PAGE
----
As a general rule, once workers’ compensation benefits are awarded to an injured worker in Pennsylvania, the insurance carrier cannot stop paying those benefits without permission from either the injured worker (signing a document such as a Supplemental Agreement or a Final Receipt) or from a Workers’ Compensation Judge (WCJ). Though there are of course exceptions, these are few and far between . . . we think.
A recent decision from the Commonwealth Court of Pennsylvania in Gelvin v. Workers’ Compensation Appeal Board (Pennsylvania State Police) has us wondering a bit. Here, the injured worker, a former trooper for the Pennsylvania State Police, was receiving workers’ compensation benefits for post-traumatic stress disorder as of 2006 (though benefits did not begin until a few years later, due to litigation of the entitlement to benefits). While receiving the workers’ comp benefits, she began also receiving a disability pension benefit from the Pennsylvania State Employees’ Retirement System (SERS) on February 29, 2012. The disability pension was retroactive to February 2011. (Both benefits can be received at the same time, the issue is whether there is a credit for the receipt of the pension benefits against the workers’ compensation benefits).
The Defendant Employer sent “verification forms,” including Employee Report of Benefits Form (LIBC-756) in December of 2010, December of 2011, and March of 2012. The injured worker declared the pension benefits on the form in March, 2012, since that is the first LIBC-756 she received after the receipt of pension benefits began. In response the Defendant Employer issued a Notice of Workers’ Compensation Benefit Offset on March 27, 2012, which purported to suspend her workers’ comp benefits from April 21, 2012 until March 5, 2013, to recoup the credit the carrier was due for the retroactive pension benefits.
A Petition for Penalties was filed by the injured worker, who noted that the loss of her workers’ compensation benefits for almost a year created an extreme hardship for her. In this litigation, the witness for the Defendant Employer agreed there was no order from a Workers’ Compensation Judge (WCJ) or agreement between the parties allowing the benefits to stop. After hearing the evidence, the WCJ ordered workers’ compensation benefits reinstated, and awarded penalties and attorney fees, since Defendant Employer “offered no viable evidence to justify its unilateral stoppage of benefits.” The WCJ also found that there could be no retroactive credit for the pension benefits.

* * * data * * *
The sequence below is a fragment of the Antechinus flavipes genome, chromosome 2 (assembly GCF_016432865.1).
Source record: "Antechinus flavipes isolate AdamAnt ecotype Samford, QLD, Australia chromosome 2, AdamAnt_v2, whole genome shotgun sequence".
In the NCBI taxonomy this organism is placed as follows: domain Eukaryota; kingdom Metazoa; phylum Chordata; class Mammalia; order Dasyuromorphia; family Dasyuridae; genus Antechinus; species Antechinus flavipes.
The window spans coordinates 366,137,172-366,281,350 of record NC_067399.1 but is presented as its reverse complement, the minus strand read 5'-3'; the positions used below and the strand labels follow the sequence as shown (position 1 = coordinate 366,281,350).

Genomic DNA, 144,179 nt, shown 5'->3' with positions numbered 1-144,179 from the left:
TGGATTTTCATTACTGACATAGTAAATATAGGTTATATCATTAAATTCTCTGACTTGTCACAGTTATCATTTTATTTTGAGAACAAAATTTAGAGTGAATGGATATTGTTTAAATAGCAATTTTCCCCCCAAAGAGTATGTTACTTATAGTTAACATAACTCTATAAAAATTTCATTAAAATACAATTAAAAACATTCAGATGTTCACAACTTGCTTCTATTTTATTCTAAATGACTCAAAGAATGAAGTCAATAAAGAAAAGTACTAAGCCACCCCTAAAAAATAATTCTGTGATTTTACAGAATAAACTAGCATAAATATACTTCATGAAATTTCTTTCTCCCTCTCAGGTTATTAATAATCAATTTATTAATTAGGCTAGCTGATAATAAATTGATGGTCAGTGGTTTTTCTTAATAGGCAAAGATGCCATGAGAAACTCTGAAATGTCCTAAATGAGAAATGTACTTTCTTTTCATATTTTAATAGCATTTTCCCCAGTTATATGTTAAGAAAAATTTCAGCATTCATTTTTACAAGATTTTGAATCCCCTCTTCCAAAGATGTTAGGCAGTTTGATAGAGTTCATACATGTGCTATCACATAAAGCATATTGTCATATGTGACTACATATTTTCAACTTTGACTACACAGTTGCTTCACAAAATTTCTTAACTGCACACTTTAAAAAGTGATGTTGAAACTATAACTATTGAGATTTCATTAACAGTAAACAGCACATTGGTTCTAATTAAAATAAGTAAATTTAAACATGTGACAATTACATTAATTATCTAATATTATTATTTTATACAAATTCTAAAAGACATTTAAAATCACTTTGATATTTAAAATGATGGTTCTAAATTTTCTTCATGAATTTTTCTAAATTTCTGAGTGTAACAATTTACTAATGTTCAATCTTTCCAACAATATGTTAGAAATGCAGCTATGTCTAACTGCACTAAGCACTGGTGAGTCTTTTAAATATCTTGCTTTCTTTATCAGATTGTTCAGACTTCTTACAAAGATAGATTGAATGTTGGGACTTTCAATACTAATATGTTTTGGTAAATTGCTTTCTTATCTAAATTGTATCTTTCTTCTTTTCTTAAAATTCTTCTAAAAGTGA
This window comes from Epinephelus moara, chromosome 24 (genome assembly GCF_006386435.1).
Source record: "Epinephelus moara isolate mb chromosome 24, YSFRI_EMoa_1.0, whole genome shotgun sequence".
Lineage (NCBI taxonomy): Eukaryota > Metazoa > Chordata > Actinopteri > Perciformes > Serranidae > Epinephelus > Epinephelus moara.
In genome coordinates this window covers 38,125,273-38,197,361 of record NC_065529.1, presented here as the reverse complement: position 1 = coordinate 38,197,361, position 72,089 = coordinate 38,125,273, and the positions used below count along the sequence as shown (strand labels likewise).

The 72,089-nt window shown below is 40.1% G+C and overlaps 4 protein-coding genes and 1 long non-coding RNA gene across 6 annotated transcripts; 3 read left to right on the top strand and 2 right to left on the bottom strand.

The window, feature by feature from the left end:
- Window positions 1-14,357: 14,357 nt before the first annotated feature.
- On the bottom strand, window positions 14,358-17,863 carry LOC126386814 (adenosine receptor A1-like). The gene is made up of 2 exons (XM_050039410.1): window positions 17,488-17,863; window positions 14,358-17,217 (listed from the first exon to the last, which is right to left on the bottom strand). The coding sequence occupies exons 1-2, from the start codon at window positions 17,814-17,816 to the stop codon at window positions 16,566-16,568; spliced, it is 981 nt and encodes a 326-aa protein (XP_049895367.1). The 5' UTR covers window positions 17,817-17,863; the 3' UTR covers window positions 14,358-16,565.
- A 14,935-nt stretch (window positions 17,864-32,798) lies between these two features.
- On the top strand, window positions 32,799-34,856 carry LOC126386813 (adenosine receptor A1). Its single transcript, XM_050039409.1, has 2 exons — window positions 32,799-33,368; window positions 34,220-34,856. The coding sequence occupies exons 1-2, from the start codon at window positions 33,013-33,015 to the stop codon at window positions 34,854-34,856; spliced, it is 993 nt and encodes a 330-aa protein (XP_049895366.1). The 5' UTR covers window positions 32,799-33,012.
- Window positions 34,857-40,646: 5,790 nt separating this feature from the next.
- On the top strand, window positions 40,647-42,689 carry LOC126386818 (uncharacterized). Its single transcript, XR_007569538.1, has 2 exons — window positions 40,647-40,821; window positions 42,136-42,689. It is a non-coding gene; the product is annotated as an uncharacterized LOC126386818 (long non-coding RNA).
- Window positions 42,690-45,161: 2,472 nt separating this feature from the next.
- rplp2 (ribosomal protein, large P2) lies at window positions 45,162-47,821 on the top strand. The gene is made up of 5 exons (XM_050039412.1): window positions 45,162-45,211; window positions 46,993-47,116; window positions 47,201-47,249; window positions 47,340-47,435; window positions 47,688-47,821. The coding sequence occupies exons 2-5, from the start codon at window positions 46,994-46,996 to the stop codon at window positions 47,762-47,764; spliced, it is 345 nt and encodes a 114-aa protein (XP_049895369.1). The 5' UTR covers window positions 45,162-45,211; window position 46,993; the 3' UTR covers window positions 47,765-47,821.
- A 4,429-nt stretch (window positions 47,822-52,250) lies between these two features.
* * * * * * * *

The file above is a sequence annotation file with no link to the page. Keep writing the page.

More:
On appeal to the Workers’ Compensation Appeal Board (WCAB), the decision of the WCJ was reversed. The WCAB concluded that “no statutory provision or regulation requires an employer to file a suspension petition in order to recoup workers’ compensation benefits paid to a claimant” in this pension offset situation. Also, since the Defendant Employer dutifully sent the LIBC-756 forms to the injured worker, they were indeed entitled to a retroactive credit for the pension benefits. This differed from a prior case, Maxim Crane Works v. Workers’ Compensation Appeal Board (Solano), decided in 2007, which held there was no retroactive credit for a Defendant/Employer who failed to send LIBC-756 forms every six months. This decision by the WCAB was affirmed by the Commonwealth Court of Pennsylvania in all respects.
As to the issue of the hardship of a complete credit, rather than a reduction of the workers’ compensation rate, the Court felt that “Claimant has never requested a reduction in the recoupment amount in order to reduce her alleged financial hardship. Moreover, Claimant incorrectly states that the WCJ found financial hardship in this case. Contrary to Claimant’s contention, the WCJ’s Finding of Fact No. 17 merely summarized Claimant’s testimony that she has experienced a ‘severe hardship,’ and such a summary does not constitute a finding.” It is unclear how the injured worker could have been more clear in her testimony (which was found credible by the WCJ), or what more she could have done than file the Petition for Penalties.
This latter part is the one that is truly troubling. The appellate courts in PA are always eager to point out that the Pennsylvania Workers’ Compensation Act is a “liberal and remedial” piece of legislation, which is to be read in accordance with those ideals. Yet, rather than have the case remanded and let the WCJ clarify what, clearly to this author, was a Finding of Fact that the 100% credit caused financial hardship, the Court decided to simply ignore that factor. Such a result is simply staggering in its disconnect with the intention and purpose of the Act.